"Fast pace; sophisticated commentary and occasional hilarity."
-TIME
7 & 9:30 P.M.
SATURDAY, April 7
NAT. SCL. AUD.
ONLY 75c TICKETS ON SALE AT 6 P.M.

A

I

WASHINGTON ( P) - Indian Knee until "they (federal officials)
leader Russell Means warned yes- prove to us that they are negotiat-
terday that the conflict at Wound- ing in good faith."
ed Knee did not necessarily end Means, free under $25,000 bond
with the signing of a peace treaty. sice he was charged Thursday
"The federal government has for his role in the takeover, is
duped the press and the world scheduled to meet today with Leo-
again," Means told newsmen as nard Garment, special consultant
he arrived at Dulles International to President Nixon.
Airport for weekend meetings with They are to discuss a p
White House representatives. "The tial treaty commission to examine
conflict at Wounded Knee is not U.S.-Indian treaties.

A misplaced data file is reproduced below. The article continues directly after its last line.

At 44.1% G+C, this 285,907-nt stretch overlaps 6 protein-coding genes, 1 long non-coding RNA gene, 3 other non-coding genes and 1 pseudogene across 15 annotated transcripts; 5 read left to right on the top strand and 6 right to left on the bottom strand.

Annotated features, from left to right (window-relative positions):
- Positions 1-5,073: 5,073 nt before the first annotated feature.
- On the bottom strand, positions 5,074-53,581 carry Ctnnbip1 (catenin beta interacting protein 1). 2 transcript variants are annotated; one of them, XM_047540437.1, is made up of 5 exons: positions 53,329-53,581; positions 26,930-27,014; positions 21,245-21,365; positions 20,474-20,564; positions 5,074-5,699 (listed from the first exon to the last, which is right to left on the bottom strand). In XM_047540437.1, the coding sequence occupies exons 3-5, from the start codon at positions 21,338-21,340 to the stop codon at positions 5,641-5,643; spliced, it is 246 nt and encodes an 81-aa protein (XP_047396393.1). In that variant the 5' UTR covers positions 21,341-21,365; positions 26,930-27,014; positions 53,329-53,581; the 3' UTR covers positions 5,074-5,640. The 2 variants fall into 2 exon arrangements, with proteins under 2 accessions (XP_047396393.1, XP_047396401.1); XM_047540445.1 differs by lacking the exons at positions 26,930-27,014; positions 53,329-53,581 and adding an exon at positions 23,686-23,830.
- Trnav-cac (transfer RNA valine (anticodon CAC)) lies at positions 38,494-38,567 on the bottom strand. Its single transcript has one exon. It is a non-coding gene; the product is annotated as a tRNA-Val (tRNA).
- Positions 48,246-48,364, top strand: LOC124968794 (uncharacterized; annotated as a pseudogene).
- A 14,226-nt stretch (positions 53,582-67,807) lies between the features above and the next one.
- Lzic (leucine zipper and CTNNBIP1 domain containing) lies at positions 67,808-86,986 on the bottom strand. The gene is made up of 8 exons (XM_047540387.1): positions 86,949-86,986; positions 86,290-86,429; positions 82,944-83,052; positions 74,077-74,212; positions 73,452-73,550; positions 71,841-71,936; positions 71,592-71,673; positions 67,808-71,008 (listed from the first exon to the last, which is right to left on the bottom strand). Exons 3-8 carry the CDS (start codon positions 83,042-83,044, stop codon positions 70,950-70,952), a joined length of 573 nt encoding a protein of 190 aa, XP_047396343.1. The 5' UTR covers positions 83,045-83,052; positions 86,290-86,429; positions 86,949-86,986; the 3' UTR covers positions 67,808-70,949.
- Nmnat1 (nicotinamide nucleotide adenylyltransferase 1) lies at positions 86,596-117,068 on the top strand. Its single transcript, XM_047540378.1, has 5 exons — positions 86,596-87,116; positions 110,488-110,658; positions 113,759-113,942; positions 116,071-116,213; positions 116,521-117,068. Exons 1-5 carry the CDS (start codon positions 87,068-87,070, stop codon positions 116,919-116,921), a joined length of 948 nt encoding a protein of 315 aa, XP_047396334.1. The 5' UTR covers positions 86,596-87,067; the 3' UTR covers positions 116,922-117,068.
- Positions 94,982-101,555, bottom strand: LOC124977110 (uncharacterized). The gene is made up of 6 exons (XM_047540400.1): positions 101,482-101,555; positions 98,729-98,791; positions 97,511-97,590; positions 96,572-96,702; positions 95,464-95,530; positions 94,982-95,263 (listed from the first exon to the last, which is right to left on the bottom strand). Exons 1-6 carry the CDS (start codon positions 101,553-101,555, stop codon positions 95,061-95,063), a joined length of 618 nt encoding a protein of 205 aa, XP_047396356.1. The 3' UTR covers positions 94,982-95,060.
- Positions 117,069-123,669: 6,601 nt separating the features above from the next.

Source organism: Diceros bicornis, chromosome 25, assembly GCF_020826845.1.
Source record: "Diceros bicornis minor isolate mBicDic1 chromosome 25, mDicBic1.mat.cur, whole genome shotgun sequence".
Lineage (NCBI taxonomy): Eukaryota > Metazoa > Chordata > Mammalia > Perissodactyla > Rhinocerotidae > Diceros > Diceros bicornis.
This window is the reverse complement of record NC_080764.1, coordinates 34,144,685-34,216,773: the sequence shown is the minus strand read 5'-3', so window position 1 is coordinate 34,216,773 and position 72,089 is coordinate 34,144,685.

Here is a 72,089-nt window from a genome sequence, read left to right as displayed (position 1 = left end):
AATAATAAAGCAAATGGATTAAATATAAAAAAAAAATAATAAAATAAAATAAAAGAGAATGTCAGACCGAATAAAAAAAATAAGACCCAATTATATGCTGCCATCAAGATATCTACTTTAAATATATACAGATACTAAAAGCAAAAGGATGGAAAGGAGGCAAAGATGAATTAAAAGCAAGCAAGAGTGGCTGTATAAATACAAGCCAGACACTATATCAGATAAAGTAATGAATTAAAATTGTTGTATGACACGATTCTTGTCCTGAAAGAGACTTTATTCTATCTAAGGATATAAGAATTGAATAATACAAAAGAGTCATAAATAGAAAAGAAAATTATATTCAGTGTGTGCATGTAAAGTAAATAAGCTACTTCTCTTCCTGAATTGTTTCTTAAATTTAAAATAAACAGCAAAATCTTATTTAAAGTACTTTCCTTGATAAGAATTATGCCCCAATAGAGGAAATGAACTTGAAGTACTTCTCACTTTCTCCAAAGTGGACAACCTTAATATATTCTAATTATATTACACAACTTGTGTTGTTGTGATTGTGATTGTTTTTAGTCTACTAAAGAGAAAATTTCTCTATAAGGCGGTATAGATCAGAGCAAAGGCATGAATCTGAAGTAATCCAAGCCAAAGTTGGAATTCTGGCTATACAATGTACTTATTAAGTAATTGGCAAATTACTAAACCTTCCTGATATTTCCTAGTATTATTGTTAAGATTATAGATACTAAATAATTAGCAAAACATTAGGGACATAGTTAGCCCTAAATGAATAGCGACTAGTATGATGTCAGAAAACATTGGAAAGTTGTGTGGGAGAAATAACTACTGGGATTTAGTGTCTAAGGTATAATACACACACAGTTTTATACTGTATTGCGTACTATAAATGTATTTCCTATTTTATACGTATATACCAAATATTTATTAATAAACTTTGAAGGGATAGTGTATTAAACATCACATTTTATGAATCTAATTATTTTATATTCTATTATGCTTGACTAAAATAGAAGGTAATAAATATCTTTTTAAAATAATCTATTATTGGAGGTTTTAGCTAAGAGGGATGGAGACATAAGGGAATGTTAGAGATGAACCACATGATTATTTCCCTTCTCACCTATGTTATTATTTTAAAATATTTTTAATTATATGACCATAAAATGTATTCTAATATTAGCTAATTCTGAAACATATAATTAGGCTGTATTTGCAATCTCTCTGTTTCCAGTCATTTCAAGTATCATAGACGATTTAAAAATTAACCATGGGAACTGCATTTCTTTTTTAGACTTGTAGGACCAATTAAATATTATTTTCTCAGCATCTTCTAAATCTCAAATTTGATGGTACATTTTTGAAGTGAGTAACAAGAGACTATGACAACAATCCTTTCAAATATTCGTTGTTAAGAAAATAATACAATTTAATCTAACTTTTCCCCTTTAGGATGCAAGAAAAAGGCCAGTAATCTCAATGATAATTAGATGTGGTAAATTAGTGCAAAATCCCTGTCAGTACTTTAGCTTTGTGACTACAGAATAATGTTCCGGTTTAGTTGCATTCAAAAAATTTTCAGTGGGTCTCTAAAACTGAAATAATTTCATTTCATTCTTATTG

over and will not be over until the
federal government shows it is The treaty commission is one of,
sincere." ri six points covered in the agree-I
Under provisions of a peace ment signed Thursday by Means,'
agreement that ended a 37-day other members of the American
siege of Wounded Knee, the In- Indian Movement and Asst. U. S.
dians who held the village in South Atty. Gen. Kent Frizzell.
Dakota are scheduled to lay down! Means said the Indians also will'
their arms and leave today. try to arrange a meeting with John:
Means said, however, that no arms Ehrlichman, the President's do-
will be surrendered at Wounded mestic adviser.
Rains swell waters
along the Mississippi
By AP and UPI
A storm system carried more rains into soggy regions of the lower